By guest blogger Sadako Red [see disclaimer]
[January 21, 2015] Who doesn’t like going to a good movie on a sunny Sunday afternoon? I went with a good friend of mine, who retired recently as the COO of a large manufacturing company. He’s also a U.S. Marine combat veteran from his time in Vietnam and suggested we see American Sniper directed by Clint Eastwood. Who knew that upon leaving the theater we would be called a racist, sexist, homophobe. The movie theater was packed with people and we vastly enjoyed the movie; perhaps that explains why I overlooked the sullen look on a few people standing outside in the parking lot.
But, as luck would have it, in Washington D.C. a few nutcases would be there picketing the movie as “racist, sexist, homophobic, and Islamophobic.” Of course we were called names by a few hippie throwbacks just for seeing a movie. Maybe they never heard of freedom of choice but that’s beside the point. Now don’t get me wrong, I love confrontation. I relish a great gentlemanly debate on the most serious of topics on foreign policy, military affairs, domestic security, race relations, etc. Nothing makes me feel more alive than the chance to make a point; in particular to idiots who use fear as the core of their argument. In our case, the nutcases wanted me (I assume all going there) to fear such public accusations.
Fear is exactly the tactic used by race baiters like the Reverend Al Sharpton and others who use that line of thought. He recently called for an “emergency meeting” on why the Academy Awards failed to be sufficiently diverse when no black actors or directors were nominated. He plans to discuss “potential actions” on the upcoming February 22nd award ceremony. In other words, he is employing the fear tactic. I rarely watch the annual awards presentations because I have no interest in fashion or stardom, but this year with Reverend Al involved, I’m marking my calendar. It’s sure to be entertainment on the cheap and he’ll scare the piss out of the hypersensitive Hollywood crowd.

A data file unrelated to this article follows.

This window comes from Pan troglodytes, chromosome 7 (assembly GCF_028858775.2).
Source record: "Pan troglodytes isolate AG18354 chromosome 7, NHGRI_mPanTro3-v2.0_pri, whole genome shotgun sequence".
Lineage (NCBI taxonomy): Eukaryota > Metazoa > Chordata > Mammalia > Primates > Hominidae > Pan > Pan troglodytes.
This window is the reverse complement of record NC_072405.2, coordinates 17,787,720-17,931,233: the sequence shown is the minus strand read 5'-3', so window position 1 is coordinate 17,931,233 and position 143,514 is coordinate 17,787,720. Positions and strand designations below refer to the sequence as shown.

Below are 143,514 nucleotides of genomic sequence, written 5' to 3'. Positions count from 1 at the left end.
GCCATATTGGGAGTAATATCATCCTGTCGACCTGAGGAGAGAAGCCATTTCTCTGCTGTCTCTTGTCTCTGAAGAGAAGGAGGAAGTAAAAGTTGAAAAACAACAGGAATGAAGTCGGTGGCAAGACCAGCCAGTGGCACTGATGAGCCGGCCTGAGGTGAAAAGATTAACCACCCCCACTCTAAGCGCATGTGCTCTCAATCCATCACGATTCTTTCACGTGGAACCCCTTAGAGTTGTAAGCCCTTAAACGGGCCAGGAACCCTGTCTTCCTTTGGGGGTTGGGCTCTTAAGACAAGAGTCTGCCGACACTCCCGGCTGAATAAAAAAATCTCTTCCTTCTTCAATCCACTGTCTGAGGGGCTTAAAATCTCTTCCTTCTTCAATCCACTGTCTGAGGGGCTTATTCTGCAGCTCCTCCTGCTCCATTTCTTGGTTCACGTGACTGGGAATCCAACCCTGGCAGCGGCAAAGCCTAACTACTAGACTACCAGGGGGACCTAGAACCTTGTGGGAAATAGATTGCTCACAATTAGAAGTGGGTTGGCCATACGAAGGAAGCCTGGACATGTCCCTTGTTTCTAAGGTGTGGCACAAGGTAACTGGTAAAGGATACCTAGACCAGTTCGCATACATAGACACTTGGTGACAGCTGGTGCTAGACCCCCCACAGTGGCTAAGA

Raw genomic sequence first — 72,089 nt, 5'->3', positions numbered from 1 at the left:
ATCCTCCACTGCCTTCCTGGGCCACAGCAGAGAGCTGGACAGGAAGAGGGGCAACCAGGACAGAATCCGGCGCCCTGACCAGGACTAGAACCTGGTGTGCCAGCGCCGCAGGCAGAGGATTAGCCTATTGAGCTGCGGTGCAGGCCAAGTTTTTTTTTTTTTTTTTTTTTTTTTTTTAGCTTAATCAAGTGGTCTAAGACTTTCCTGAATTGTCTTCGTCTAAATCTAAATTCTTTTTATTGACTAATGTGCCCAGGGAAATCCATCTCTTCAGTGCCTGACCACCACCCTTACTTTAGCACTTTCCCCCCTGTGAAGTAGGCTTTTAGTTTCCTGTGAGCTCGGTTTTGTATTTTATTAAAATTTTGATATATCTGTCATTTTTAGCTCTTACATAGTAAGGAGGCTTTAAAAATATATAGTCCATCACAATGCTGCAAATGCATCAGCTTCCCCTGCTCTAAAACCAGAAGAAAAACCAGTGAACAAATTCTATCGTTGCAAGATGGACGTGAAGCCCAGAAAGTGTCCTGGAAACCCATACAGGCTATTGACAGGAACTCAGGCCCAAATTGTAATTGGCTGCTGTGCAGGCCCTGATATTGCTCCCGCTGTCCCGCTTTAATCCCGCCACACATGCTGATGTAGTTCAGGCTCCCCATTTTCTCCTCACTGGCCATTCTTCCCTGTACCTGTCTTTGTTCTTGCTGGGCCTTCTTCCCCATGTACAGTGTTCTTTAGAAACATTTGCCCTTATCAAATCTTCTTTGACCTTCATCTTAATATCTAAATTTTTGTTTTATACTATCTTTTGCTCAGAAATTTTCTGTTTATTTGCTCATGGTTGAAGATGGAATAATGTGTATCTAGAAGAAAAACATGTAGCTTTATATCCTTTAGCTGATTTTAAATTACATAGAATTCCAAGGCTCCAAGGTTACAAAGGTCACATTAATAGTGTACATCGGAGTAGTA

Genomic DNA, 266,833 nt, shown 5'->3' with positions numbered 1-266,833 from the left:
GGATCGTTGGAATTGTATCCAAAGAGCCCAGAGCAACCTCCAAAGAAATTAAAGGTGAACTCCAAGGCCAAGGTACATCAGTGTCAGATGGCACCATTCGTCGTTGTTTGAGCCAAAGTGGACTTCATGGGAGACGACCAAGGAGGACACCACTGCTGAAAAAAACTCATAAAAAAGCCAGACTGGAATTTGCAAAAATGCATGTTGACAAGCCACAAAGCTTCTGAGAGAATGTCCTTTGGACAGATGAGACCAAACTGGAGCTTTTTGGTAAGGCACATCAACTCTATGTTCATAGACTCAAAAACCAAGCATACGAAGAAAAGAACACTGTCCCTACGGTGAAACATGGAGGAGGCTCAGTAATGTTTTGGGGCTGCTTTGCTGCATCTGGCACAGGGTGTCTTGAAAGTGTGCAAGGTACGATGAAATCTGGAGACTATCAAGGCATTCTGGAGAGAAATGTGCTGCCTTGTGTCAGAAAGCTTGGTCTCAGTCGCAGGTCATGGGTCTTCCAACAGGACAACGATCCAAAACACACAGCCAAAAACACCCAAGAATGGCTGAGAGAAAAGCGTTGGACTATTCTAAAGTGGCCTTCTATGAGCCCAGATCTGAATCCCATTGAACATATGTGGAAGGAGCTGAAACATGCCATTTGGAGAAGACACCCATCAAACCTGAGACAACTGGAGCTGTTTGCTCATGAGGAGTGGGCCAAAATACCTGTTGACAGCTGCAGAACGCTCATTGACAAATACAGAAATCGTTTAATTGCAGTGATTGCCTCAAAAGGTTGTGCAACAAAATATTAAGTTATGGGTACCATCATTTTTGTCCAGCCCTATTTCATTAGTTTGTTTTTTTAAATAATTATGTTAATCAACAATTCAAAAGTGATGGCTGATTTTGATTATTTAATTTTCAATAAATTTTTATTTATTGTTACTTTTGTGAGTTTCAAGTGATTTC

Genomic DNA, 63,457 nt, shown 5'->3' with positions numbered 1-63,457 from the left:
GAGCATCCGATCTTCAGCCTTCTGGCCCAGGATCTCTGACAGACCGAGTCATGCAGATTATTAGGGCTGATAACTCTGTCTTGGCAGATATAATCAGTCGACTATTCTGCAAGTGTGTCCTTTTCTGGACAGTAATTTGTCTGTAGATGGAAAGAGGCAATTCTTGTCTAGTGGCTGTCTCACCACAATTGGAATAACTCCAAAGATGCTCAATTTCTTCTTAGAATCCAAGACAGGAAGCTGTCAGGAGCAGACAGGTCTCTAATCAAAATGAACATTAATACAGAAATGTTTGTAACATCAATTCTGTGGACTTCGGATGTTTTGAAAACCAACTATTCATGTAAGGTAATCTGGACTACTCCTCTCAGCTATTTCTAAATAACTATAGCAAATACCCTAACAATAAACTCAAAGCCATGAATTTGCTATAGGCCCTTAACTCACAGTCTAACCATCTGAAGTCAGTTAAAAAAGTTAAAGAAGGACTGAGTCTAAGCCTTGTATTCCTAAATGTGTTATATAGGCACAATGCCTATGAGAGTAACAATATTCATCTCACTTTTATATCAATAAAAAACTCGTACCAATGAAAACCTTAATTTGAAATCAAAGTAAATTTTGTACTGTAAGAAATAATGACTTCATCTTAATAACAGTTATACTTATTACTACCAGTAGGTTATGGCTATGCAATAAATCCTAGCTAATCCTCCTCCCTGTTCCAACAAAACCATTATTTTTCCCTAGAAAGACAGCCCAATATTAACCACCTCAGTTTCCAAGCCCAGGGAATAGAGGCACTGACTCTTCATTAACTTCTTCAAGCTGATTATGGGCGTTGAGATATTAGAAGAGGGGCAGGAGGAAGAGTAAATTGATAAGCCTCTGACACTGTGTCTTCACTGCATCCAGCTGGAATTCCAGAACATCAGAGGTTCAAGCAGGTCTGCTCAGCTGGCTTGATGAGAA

Fear is a powerful force. In times when people lack the courage to stand up for what is right, fear is more effective than traditional forums of debate and scholarly discussions. Using fear is however the refuge of evil and those who compound that immorality by acquiescence are just as guilty of wickedness as the one perpetuating it. The Department of Defense is no exception. Fear is used effectively to prevent people from speaking out; even when that would mean improved effectiveness and efficiency of our military forces.
As readers of my columns know, I believe strongly that race is not a factor in determining our actions – race is irrelevant. Race doesn’t make us do anything. Likewise, my gender (sex) and my sexual orientation does neither. I have no fear of name calling even when it is by popular figures like the Reverend Al Sharpton. I fear no man or woman who would accuse me of being a racist, sexist, homophobic, or Islamophobic. I have no fear, not because it is untrue, but for a more important reason, because I know evil when I see it and can do something about it. I will not be apologetic about imaginary transgressions of myself or others.
Apparently I’m in the minority of those without fear of such accusations and that is sad.
You can find me on the web. Just look and find my writings on “leadership”.
Author: Sadako Red
Disclaimer: I chose the pen name Sadako Red in order to remove any notoriety reflecting on my other real job as a very senior executive in the Department of Defense. Naturally, my opinion is my opinion only and despite DoD wanting to associate with my fine work, they cannot have it. Trust me, they want it. Trust me, they can’t stand for it.
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